10. Man to animal

 

This is the deeper meaning of the cult of the hunter. An inner transformation from man to animal and demon. From prehistoric Egypt[1] comes this procession of strange animals. The first one is the animal of Seth. It has been the object of some debate what zoological species could hide behind this creature and a Danish scholar has carefully sifted the material[2]. I am not able to accept his conclusion that it must be a giraffe. It is obviously some kind of greyhound. The problem is the tail which clearly has a tuft at the end. The explanation is that the tail, as in Mesopotamia where the lion´s tail is often turned into a coiling or ascending snake, is a symbol of raised mystical power: the upright tail has the mystical flower at its end.

 

 

The next animal is the griffin, an animal composed by panther and bird, the last animal is the lion-snake, a lion with a long snake-like neck. These composite animals must be seen as demons following Seth, his pompê. Mithras has much later a similar train of followers: the snake, the black raven, the lion, the dog, the scorpion – and we have an important man-into-lion symbolism in the mysteries of Mithras. The train of demonic animals following him is characteristic of the hunter. Resheph is hunting together with lion, dog, scorpion, snake and bird.

Nonnos writes that Actaeon was sitting high in an oak tree when he spied on Artemis and her bathing nymphs. He is changed into a stag and torn to pieces by his own dogs. His mother is seeking him and mourning over him and is in this situation called “bride”. Finally she finds his bow. In the Ugarit text about Aqhat being torn to pieces by birds of prey his bow is the reason for Anat wanting him dead. She wants to buy the bow, but he refuses. Also in the myth about Actaeon the bow plays an important role: The ghost of Actaeon prays that his bow may be planted on his grave, but then utters fear that the bow-mad Artemis may take it[3]. The identity between the two seems clear: Actae-on and Aqhat are the same person.

Apollodor[4] writes that the dogs of Actaeon were for a long period straying and seeking their master until they came to the centaur Cheiron, who, to comfort them, made a statue of their master. A newly found papyrus fragment adds that the dogs were cared for by Cheiron until they joined the train of Dionysos[5]. P.Chuvin[6] thinks that there is “a Dionysian conversion-rite” hiding behind the myth. A bloody act marks the consecration of the “dogs” to the god Dionysos. Fragments of ivory found in the oldest layers of Theben show a dog presenting a stag as sacrifice beneath a sacred palm tree.[7]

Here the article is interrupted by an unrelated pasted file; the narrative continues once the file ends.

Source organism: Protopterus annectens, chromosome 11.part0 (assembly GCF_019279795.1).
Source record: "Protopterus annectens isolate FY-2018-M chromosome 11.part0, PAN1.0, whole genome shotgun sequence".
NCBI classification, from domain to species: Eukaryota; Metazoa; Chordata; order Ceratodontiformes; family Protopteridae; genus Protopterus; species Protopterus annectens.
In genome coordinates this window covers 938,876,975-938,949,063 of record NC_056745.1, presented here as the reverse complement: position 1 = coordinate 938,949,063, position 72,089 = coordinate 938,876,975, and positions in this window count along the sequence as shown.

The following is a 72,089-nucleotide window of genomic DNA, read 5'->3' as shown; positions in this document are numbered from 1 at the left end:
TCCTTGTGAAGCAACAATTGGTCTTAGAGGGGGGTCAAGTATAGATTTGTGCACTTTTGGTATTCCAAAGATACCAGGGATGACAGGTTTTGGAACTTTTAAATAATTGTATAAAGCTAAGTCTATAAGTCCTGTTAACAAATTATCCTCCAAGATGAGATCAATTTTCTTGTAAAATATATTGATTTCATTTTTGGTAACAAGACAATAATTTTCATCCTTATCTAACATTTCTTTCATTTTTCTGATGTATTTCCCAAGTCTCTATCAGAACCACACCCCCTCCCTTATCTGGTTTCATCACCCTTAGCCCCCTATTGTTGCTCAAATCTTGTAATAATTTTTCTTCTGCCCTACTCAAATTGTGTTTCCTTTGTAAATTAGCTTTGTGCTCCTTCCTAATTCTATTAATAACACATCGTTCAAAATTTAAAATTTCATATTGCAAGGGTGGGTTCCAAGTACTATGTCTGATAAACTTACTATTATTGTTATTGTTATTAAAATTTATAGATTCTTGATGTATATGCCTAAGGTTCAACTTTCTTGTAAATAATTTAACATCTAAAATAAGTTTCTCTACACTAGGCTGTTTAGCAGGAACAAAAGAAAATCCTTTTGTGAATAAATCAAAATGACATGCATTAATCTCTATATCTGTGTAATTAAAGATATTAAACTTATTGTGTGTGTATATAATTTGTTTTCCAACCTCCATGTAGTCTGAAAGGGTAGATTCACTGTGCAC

To shed further light on the cult of Dionysos some scholars have pointed to the ecstatic practice of some North African brotherhoods. The so-called Aissâoûa[8] form seven groups: camels, jackals, cats, wild pigs, dogs, panthers, lions. The panthers still carry bits of panther's skin, the lions only a mat imitating the lion´s hide. With the exception of the pigs and camels, the initiated are called frassâ (Arab: farasa = tear up). At their feasts they tear up and eat quite a considerable number of cattle (mostly goats and sheep), and the tearing up is accompanied by a mad frenzied dance. This passion for being an animal, a demon and experience the kick of violence and of forbidden lust is the key to the cult of the hunter.

In Iraq the myth of Adonis has given some extra colour to the memory of the death of Hussein[9]. In the tradition about this event, the thirst of Hussein is stressed, also his horse suffers from thirst, and his little son has thirsted for three days, but his murderer refuses to give the dying man water to drink. “The burning hot summer causes the spring to vanish from thirst”[10]. Before the last fight, Hussein asks his murderer to show him his face, and it appears that his opponent has a dog´s nose and the rough bristles of a boar.



[1] P.E.Newberry: Beni Hassan II, 1894, pl.4, 13

[2] Ad.S.Jensen, The sacred Animal of the God Set, 1934, Det Kgl. Danske Videnskabernes Selskab. Biologiske Medd. XI, 5

[3] Nonnos V 525ff

[4] Bibliot. III 4,4

[5] E.Lobel, Oxyrhynchus Papyri 30, 1964 no.2509

[6] Nonnos de Panopolis vol 2, 1976, pp.100-3

[7] S.Symeonoglou in Kadmeia I, 1973, p.52, pl.70-73, cf. M.A.V.Gill, “The Minoan Genius”, Ath. Mitt.79, 1964, pp.1-21.

[8] René Brunel, Essai sur la confrérie religieuse des Aissâoûa au Maroc, 1926

[9] B.Meissner, “Babylonische Bestandteile in modernen Sagen und Gebraüchen”, ARW 5, 1902, pp.232f.

[10] Meissner